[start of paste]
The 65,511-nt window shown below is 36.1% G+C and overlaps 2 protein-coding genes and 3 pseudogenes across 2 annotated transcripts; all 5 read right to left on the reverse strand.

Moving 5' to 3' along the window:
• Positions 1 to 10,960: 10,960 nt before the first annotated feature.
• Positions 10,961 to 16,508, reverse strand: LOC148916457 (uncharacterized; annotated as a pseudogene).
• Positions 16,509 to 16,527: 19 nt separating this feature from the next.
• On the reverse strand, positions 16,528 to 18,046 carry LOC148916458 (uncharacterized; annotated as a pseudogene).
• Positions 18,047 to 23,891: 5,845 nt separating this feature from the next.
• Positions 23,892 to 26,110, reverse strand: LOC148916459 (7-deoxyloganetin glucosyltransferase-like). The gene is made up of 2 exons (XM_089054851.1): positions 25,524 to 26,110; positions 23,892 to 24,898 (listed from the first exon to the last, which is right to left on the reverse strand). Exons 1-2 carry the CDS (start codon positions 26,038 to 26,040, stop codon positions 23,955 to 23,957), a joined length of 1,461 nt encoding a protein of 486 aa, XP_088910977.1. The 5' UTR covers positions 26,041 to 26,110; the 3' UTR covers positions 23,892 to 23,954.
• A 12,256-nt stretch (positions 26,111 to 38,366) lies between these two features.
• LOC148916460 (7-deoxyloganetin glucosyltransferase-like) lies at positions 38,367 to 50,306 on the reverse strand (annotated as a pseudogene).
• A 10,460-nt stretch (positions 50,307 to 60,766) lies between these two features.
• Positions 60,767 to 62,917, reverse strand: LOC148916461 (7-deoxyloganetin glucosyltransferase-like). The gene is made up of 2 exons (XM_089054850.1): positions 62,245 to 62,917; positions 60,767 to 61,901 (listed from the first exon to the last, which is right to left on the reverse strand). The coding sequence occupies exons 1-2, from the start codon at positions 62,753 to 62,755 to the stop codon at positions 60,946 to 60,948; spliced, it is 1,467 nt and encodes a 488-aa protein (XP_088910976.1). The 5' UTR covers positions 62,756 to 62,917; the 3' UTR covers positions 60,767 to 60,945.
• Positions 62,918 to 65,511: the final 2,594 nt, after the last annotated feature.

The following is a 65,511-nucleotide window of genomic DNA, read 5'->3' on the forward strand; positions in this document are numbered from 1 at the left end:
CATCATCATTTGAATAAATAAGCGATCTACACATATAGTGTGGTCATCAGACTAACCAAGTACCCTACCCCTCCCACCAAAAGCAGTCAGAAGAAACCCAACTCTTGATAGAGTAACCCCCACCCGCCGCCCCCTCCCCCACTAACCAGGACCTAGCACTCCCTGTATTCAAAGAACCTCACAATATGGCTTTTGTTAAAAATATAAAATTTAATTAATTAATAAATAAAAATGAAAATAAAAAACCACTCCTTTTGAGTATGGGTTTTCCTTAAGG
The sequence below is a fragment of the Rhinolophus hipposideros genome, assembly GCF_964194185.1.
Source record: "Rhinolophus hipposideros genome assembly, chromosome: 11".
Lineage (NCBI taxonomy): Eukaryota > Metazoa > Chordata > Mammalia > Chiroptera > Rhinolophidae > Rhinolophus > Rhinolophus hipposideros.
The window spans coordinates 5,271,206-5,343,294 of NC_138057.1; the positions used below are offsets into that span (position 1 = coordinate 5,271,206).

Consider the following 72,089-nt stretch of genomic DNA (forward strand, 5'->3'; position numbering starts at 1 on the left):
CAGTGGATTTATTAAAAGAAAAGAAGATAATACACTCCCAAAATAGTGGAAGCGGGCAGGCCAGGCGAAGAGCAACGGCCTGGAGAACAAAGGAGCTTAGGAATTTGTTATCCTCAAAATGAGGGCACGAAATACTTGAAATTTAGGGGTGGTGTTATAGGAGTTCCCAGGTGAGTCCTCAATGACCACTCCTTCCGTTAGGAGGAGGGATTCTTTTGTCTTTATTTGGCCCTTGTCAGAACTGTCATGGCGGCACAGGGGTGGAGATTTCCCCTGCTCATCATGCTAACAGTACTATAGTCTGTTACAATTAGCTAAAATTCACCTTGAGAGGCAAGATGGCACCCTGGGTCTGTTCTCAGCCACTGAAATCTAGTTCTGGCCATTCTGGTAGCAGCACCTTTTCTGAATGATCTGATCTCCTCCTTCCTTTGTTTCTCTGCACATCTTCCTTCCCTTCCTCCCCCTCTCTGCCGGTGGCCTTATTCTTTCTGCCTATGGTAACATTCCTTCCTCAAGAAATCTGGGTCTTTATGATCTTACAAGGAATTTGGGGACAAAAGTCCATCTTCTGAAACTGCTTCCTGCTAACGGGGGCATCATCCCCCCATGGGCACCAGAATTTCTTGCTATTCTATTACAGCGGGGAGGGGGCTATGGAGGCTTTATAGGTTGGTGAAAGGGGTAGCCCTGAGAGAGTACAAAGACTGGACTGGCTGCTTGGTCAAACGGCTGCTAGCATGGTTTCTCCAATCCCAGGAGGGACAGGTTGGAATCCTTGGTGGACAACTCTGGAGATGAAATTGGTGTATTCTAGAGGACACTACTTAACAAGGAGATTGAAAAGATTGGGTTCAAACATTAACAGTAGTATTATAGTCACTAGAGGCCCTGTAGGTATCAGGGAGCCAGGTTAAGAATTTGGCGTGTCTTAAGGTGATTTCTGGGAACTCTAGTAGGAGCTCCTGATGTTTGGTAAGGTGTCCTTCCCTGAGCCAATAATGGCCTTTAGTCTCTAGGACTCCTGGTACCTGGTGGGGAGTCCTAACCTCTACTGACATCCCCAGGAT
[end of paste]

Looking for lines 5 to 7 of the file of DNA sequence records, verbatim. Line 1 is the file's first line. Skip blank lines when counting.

• Positions 16,509 to 16,527: 19 nt separating this feature from the next.
• On the reverse strand, positions 16,528 to 18,046 carry LOC148916458 (uncharacterized; annotated as a pseudogene).
• Positions 18,047 to 23,891: 5,845 nt separating this feature from the next.